Real estate agents who provide tools like ChatGPT with generic prompts to churn out content are missing out on the best uses of the tech, media experts argued at Inman Connect New York.

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When Griff O’Brien launched Estate Media with his cofounder Josh Flagg, they were spending somewhere between $10,000 to $15,000 a month creating shortform videos and other content to plug the new business.

Now two years later, they’ve reduced those costs by 75 percent to 80 percent, O’Brien said.

It’s a concrete example of the power of editing tools based on artificial intelligence and other new methods, which can cut down substantially on the time and effort of filming, editing and posting to an array of social media platforms with varying criteria for a successful post.

“I think if you find the right tools and know when to use them, from a content creation perspective, it can be really impactful,” O’Brien said.

Still, many real estate professionals have yet to find the right application of generative AI tools in the era of ChatGPT and similar products as they chase more content, build bigger audiences and navigate the increasingly confusing rules of each platform’s content algorithm, according to three media panel members who spoke Tuesday at the Inman Connect real estate conference in New York.

Their overall takeaway? A real estate agent’s core message on social media can’t come from AI — it’s something that has to come authentically from the agent.

“If you have a great message, it’s like, ‘Give me seven options of how to do this and optimize it for these platforms.’ But don’t ask it for the concept, the nugget, the differentiation,” Complex founder Rich Antoniello told the room of real estate professionals. “Ask it to help you create better entry points on different platforms — different formats, different editing. It’s opening up the aperture on the creative side of the application, not the concept itself.”

The AI products that are capable of producing marketing copy today have a strong tell, Devin Emery, chief content officer at Morning Brew, told the crowd. Social media users can often distinguish between text that’s written by a large-language model and thoughts that come from an authentic place, he added.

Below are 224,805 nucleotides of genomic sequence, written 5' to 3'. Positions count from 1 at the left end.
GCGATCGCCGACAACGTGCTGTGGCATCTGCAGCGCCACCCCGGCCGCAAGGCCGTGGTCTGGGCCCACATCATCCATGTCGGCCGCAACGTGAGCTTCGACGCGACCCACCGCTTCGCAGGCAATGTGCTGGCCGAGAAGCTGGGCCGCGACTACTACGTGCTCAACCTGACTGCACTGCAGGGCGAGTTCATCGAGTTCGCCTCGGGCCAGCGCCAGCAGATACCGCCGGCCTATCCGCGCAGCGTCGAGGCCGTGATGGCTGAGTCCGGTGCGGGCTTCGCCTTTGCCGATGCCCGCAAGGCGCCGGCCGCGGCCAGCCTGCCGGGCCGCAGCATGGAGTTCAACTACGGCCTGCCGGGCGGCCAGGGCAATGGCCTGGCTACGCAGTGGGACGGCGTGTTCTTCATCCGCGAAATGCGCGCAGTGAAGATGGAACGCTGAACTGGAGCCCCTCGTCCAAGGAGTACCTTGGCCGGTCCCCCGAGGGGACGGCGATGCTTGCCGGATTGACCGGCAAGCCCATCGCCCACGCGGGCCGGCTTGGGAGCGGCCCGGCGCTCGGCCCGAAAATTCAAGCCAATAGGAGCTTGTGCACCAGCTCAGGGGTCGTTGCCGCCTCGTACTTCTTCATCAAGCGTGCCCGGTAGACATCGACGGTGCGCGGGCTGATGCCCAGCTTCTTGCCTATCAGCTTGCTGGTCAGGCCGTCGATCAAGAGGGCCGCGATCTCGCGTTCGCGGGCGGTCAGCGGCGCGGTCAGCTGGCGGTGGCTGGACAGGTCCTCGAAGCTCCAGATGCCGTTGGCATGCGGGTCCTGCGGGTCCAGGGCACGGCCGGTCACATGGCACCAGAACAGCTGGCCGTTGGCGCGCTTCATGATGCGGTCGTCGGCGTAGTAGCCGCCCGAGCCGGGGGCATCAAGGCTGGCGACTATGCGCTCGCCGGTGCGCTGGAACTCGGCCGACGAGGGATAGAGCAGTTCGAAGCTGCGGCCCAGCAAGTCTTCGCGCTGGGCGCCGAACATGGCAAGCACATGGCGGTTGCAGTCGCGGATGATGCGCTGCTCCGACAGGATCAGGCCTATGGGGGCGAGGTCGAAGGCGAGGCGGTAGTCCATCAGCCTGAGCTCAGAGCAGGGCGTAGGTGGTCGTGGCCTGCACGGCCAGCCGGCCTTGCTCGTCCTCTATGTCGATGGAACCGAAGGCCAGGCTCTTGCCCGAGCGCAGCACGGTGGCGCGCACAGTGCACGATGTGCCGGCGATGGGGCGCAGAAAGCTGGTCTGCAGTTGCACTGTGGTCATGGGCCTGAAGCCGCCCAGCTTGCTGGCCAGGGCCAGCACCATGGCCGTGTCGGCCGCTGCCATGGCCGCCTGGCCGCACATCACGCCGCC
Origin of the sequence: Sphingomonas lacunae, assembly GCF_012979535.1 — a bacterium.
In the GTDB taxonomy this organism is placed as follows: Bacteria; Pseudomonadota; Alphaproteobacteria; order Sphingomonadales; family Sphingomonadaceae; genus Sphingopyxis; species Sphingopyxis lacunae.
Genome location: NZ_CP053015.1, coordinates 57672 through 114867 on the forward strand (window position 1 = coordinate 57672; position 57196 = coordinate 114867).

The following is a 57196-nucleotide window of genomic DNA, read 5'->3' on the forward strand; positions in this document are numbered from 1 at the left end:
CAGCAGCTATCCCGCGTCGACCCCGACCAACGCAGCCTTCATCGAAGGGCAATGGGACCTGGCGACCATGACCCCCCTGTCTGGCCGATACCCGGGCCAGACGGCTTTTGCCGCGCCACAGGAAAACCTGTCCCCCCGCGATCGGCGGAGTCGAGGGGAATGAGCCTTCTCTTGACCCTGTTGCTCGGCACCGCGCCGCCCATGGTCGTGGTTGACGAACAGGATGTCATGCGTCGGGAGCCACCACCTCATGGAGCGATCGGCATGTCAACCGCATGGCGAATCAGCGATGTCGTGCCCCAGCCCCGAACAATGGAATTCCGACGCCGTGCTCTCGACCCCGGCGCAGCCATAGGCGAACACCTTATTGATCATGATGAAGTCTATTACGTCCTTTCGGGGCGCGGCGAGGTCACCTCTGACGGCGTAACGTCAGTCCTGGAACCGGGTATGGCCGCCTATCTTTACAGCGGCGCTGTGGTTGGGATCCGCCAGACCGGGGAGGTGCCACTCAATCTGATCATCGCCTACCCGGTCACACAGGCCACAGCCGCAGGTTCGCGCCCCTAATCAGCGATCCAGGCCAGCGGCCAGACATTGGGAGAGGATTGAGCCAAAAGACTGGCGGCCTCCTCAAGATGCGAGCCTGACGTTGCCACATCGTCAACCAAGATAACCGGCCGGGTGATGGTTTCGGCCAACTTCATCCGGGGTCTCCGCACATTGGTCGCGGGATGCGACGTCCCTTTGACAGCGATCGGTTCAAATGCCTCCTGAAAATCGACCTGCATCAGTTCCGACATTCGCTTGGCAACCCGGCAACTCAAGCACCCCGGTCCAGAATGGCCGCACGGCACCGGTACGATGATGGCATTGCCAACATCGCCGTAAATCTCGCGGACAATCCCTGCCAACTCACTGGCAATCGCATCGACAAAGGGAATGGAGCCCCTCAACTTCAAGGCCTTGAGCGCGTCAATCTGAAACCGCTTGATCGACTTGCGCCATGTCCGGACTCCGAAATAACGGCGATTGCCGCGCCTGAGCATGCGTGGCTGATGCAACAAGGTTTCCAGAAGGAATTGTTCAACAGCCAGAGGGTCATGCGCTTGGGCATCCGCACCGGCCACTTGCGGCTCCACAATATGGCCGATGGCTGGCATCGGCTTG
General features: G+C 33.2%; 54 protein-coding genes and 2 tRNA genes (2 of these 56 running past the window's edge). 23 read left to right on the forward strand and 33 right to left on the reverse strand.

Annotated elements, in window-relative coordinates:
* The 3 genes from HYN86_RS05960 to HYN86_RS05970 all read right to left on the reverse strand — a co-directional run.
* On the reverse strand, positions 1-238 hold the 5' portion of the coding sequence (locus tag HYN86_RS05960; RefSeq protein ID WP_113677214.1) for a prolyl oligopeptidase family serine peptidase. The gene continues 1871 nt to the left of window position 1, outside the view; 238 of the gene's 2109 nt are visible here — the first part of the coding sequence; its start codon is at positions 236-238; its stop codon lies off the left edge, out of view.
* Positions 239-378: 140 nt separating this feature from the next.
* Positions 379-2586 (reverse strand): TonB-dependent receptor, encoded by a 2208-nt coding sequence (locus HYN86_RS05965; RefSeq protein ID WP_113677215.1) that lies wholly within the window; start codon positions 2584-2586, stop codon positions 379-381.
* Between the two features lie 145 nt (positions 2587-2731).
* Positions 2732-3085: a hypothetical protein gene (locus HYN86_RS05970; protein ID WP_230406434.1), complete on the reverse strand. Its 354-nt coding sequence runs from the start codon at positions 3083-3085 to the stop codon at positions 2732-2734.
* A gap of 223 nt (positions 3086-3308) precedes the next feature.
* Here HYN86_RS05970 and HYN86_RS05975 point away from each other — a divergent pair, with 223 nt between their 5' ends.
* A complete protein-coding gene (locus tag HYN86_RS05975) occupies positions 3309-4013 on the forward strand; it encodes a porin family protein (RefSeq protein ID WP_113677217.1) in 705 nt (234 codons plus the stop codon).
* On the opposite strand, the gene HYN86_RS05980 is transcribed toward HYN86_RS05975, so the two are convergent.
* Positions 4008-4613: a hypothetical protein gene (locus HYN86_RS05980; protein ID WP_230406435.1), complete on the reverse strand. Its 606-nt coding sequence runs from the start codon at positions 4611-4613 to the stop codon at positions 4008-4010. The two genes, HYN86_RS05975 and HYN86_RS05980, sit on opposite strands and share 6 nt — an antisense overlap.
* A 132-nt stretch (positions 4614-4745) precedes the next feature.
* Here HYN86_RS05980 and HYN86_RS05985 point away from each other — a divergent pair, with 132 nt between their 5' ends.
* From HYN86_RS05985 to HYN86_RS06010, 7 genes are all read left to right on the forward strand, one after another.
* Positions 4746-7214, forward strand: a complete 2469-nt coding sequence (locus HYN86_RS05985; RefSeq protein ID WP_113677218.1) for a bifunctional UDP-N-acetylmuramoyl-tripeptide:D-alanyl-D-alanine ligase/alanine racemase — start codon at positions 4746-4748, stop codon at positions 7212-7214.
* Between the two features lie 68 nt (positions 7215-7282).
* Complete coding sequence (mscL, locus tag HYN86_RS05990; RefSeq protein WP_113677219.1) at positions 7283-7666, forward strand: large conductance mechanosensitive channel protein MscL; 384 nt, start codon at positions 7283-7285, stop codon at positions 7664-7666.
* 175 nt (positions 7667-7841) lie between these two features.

That’s why it’s important for real estate agents to come up with their own message, Emery said. When they do use AI, they should avoid using generic prompts that lack originality and personality, he added.

“If everybody’s using the same tools and the same prompts, you’re only going to be able to get certain outputs from using these tools,” Emery said.

The purpose of having a presence on social media isn’t merely to pump out content, Emery said. Real estate agents want to build an audience that can help them earn trust and attract clients. And to do that, they need their audience to develop an affinity for them and their content.

“People aren’t going to build the affinity directly with AI chatbots,” Emery said. “They need the element of the people and the brands that are being built in order to have something that has sustained value.”

But that doesn’t mean AI can’t have a big impact on how agents reach audiences. O’Brien, Antoniello and Emery have all used various AI-fueled tools, and believe they can help agents stay on top of the formatting demands imposed by a variety of social media platform algorithms — a must in today’s ever-changing environment.

In fact, the fewer platforms an agent is active on, the more vulnerable he or she will be to changes in the type of content that successfully reaches audiences.

“The biggest mistake I see people make is just not posting everywhere,” O’Brien said.

Email Daniel Houston

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